Octavio will need another second, more complex surgery later on, but he will be bigger and stronger to endure the procedure, Ing says. “We have the expertise here to handle the next stages,” he says. That second surgery, called the Glenn procedure, will take place in four to six months and will involve the complex reconstruction of the aorta arch. The third stage, the Fontan operation, takes place later.
This procedure was also the first Hybrid Norwood performed by the team of Herrington and Ing, the ladder of whom was recruited to Children’s Hospital last September from Texas Children’s Hospital to collaborate with Heart Institute surgeons on such operations. In addition to working with the hospital’s renowned cardiothoracic surgeons on Hybrid Norwood operations, Ing also is working with the Heart Institute team to enhance the hospital’s Hybrid Catheterization Laboratory and a fetal cardiac intervention program, a joint effort between the hospital and the Departments of Pediatrics and Cardiac Surgery.
The hospital’s Heart Institute has a long tradition of innovation. The Children’s Hospital Cardiology and Heart Surgery program, which dates back to the late 1920s, performed the very first pediatric heart surgery – a Patent Ductus Arteriosus Ligation -- on the west coast in 1939. Seven decades later in 2009, Children’s Hospital performed 918 cardiothoracic surgeries, 682 catheterization procedures, 12,040 non-invasive procedures and 400 fetal procedures. In 2010, 7,331 echocardiograms were performed. In all, almost 8,000 children are treated at the hospital’s Heart Institute each year, and more than 900, like little Octavio Jr., undergo cardiac surgery.
In the tense moments leading up to their decision to rush their baby to the hospital, Octavio Sr. and his wife, Liliana Marquez, considered taking their son back to the hospital where he was born, but mother’s intuition intervened. “She felt it was very serious,” Octavio Sr. says. “Our daughter had her appendix out at Children’s so we felt confident they would know what to do.”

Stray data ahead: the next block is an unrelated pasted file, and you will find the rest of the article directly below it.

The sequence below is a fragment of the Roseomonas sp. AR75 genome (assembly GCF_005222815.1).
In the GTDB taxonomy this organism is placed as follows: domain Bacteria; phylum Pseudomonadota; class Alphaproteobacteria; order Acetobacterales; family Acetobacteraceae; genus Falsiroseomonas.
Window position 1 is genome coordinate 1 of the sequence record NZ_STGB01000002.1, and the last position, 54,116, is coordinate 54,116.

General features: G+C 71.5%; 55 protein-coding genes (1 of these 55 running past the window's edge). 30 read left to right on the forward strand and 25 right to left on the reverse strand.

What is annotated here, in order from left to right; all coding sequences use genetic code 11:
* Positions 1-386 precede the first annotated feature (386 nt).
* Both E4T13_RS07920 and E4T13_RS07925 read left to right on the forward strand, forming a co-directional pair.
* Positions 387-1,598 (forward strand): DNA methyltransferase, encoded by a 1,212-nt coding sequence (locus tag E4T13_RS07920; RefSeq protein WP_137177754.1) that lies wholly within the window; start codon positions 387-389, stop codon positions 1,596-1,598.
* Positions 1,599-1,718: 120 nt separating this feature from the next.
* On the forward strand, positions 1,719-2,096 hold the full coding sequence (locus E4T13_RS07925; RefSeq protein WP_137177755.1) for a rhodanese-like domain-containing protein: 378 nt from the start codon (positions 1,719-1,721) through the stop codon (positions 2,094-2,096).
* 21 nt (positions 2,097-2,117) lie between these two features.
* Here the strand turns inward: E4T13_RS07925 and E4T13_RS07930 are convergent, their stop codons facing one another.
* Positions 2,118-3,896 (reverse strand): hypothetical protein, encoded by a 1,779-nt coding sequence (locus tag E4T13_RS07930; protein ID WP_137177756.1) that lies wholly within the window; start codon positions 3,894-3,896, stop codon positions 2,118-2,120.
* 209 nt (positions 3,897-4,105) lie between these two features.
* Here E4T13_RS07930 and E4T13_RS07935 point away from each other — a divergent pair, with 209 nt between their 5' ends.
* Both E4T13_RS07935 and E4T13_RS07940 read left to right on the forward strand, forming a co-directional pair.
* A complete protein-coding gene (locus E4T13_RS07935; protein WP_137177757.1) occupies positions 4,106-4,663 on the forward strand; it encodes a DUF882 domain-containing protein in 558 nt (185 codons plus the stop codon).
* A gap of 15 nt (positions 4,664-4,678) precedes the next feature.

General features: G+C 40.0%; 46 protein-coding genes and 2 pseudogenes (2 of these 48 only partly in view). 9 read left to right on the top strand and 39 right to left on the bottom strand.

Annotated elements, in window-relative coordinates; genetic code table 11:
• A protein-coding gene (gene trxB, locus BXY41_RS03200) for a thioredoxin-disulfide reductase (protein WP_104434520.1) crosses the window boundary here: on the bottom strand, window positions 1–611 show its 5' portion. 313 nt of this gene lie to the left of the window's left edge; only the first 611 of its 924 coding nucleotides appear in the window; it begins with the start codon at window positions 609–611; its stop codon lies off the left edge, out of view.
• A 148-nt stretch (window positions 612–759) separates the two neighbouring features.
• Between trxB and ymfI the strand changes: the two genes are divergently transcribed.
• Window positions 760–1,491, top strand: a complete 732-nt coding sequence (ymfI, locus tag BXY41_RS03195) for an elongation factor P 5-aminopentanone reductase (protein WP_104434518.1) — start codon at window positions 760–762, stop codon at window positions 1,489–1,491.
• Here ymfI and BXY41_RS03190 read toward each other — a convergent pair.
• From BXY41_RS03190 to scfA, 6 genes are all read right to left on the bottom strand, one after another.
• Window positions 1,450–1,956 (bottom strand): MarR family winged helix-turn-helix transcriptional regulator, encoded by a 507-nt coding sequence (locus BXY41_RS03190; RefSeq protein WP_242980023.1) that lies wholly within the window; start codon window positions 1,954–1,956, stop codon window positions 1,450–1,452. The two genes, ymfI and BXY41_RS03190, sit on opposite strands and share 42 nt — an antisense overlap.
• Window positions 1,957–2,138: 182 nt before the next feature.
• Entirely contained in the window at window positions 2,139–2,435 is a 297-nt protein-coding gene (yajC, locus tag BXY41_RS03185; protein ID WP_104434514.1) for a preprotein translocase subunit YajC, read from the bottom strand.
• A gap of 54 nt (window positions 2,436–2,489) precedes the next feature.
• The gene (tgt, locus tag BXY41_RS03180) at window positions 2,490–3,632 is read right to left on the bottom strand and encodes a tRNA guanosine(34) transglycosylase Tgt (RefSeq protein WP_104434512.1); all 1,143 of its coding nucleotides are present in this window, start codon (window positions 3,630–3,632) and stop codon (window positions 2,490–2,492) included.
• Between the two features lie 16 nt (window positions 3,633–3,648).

They were lucky to be nearby a world class children’s hospital. Back in November, a month prior to Octavio Jr.’s birth, the family decided to return to Los Angeles from Oklahoma, where Octavio Sr. was working in construction. “We came home to L.A. because I got a new job and it made sense for us to have our baby close to home. Plus our two daughters really missed their grandma!,” Octavio Sr. says. “Everything happens for a reason.”
After the Jan. 14 surgery, Octavio Jr. spent three more weeks in the hospital regaining his strength. His mom stayed by his side virtually the entire time, save for several days when she went home to see her daughters. Octavio Sr. came visited on nights and on weekends while extended family took turns watching their two girls, ages 4 and 6, who didn’t get to visit their baby brother because of the hospital’s restrictions during flu season. But on Feb. 7, Octavio Jr. went home. “He’s feeling good now,” says Octavio Sr. “He’s 9 pounds, his voice is back, he’s feeding from his bottle and he’s breathing great. The sound of him crying is like music to our ears.”